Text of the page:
"The writers have worked hard (and succeeded) to make the text as easily readable to the non-specialist reader [...] losing the textbook rigor that will be required by the specialist, who wants an up to date and comprehensive reference. I would thoroughly recommend this book both for those who are struggling with epigenetics and for experts who need all the arguments for the facts about evolution easily to hand."
– Brian Livingstone, Biological Journal of the Linnean Society

"This massive compendium of 107 chapters covers just about everything there is to know about evolution [...] Eight major sections cover introductory matters; phylogenetic methods and paleontological surveys; adaptation and selection; processes of evolution (mostly genetic); evolution of genes and genomes; speciation and macroevolutionary processes; behavioral evolution, especially related to humans; and the roles and questions regarding evolution in modern life [...] Overall, an excellent starting point for deeper investigation [...] "

"I will make extensive use of The Princeton Guide to Evolution, and I recommend it to everyone who has questions (and answers) about evolution – what it is, and how it works. Congratulations to the editors and the contributors for a work that will serve a very broad readership well."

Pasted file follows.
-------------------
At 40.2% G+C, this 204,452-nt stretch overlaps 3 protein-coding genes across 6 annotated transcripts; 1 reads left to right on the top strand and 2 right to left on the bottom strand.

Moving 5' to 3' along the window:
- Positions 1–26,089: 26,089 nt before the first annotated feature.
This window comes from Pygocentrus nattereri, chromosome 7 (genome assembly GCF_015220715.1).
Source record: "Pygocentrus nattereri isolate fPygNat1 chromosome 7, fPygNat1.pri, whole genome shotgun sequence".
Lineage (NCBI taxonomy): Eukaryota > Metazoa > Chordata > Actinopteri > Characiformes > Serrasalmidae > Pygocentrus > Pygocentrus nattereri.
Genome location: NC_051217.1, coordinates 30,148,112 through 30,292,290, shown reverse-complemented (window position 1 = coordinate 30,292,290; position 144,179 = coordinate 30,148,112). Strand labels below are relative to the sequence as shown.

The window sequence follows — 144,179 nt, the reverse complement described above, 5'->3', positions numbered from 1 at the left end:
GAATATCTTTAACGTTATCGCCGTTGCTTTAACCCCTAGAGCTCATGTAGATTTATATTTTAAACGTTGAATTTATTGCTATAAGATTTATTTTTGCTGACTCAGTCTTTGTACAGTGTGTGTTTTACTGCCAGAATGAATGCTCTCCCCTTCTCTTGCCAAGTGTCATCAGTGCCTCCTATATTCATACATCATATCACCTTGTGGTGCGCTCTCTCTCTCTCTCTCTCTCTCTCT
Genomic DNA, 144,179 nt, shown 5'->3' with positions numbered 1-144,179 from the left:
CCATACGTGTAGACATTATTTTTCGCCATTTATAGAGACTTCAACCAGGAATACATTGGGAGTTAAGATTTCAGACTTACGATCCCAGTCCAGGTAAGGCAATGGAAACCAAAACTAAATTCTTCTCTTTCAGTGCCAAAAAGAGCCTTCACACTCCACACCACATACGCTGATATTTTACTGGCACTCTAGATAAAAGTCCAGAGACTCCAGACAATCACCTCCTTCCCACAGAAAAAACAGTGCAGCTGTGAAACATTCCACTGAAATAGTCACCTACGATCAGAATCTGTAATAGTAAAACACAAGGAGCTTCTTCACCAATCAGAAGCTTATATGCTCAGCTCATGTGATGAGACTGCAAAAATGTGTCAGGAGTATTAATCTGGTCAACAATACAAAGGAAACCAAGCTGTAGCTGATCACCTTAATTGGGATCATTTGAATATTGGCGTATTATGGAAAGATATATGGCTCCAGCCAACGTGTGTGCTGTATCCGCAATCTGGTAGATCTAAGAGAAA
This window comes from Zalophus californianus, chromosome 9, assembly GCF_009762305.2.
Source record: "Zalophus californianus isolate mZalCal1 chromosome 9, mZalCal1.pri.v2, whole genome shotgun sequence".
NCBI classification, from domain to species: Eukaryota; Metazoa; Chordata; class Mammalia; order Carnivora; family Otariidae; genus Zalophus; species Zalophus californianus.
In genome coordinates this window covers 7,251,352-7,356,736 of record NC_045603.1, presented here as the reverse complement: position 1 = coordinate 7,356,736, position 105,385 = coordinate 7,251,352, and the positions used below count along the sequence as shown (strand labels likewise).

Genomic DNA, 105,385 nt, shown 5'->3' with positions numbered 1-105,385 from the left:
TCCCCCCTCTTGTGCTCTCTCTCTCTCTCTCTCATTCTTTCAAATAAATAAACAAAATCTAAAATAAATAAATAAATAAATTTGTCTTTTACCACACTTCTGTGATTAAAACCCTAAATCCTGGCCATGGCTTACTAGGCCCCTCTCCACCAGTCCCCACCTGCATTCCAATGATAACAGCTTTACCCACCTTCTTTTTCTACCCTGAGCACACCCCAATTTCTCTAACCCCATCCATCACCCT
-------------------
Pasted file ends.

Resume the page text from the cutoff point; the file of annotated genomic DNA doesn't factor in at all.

– Marvalee H. Wake, Reports of the National Center for Science Education

"A fascinating tour de force through the multifaceted ideas and facts of one of the most important scientific fields."
– Christoph Oberprieler, Journal of Plant Physiology

"The marvelous new tools and theoretical approaches that have so greatly deepened our understanding of evolution over the past few decades are clearly and concisely presented in this splendid new guide, which should be of use to everyone involved in the field."
– Peter H. Raven, president emeritus of the Missouri Botanical Garden, St. Louis


Preface vii
Contributors ix

Section I Introduction 1
I.1 What Is Evolution? 3
I.2 The History of Evolutionary Thought 10
I.3 The Evidence for Evolution 28
I.4 From DNA to Phenotypes 40

Section II Phylogenetics and the History of Life 47
II.1 Interpretation of Phylogenetic Trees 51
II.2 Phylogenetic Inference 60
II.3 Molecular Clock Dating 67
II.4 Historical Biogeography 75
II.5 Phylogeography 82
II.6 Concepts in Character Macroevolution: Adaptation, Homology, and Evolvability 89
II.7 Using Phylogenies to Study Phenotypic Evolution: Comparative Methods and Tests of Adaptation 100
II.8 Taxonomy in a Phylogenetic Framework 106
II.9 The Fossil Record 112
II.10 The Origin of Life 120